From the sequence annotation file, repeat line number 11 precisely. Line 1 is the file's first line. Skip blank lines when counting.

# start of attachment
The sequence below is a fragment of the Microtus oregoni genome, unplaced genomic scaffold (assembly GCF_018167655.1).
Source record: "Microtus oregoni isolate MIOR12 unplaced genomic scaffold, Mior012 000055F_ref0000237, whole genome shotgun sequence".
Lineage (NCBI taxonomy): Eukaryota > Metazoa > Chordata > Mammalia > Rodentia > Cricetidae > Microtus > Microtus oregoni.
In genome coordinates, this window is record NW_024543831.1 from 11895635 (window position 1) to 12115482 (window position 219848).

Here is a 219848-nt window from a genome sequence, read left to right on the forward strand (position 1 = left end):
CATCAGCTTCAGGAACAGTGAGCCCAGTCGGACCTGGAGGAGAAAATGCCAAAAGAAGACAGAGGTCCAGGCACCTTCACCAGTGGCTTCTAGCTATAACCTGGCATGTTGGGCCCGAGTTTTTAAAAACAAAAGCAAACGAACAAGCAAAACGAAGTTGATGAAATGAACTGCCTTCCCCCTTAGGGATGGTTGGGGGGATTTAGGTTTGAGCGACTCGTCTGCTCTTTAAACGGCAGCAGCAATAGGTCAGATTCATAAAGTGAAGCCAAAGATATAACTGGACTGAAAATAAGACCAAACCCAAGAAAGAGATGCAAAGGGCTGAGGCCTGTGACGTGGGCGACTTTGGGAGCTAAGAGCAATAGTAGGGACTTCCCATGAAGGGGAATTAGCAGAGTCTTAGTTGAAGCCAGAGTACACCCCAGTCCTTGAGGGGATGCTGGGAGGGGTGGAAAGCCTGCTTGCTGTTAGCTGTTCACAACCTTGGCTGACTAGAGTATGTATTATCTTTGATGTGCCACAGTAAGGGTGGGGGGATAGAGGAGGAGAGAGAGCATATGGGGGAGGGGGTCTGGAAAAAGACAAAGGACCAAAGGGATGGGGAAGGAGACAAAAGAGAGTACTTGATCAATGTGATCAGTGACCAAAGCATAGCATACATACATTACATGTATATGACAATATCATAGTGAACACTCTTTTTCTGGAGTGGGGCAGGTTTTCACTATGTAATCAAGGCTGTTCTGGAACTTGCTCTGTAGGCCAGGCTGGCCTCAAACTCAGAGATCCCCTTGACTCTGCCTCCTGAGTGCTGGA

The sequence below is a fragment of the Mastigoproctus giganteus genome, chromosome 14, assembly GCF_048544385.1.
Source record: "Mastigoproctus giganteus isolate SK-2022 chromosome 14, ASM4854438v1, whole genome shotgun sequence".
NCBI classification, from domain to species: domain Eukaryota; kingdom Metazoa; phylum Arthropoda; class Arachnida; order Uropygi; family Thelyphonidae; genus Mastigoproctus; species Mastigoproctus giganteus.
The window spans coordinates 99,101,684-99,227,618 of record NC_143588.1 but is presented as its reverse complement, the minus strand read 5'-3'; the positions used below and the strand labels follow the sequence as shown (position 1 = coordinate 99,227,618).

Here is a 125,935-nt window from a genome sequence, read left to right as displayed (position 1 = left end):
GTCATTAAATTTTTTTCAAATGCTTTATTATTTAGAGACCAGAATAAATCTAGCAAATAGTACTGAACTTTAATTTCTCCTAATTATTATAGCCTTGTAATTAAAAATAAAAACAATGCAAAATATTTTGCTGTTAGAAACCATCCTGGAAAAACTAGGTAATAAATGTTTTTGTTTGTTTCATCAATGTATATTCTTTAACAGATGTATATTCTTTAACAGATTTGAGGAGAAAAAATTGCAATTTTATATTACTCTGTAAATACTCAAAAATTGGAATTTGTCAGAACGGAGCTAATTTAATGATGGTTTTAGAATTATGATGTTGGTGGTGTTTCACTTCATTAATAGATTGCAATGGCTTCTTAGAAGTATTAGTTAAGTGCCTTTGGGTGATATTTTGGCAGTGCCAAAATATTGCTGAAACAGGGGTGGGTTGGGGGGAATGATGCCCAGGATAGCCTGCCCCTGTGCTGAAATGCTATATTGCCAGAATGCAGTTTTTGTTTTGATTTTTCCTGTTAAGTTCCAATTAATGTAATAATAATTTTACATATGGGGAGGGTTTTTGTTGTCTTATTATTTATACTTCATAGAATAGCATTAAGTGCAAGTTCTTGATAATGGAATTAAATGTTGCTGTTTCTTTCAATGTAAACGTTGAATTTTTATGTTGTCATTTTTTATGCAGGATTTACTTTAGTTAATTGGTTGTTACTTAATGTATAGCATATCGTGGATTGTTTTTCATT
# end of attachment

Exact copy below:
Here is a 125,935-nt window from a genome sequence, read left to right as displayed (position 1 = left end):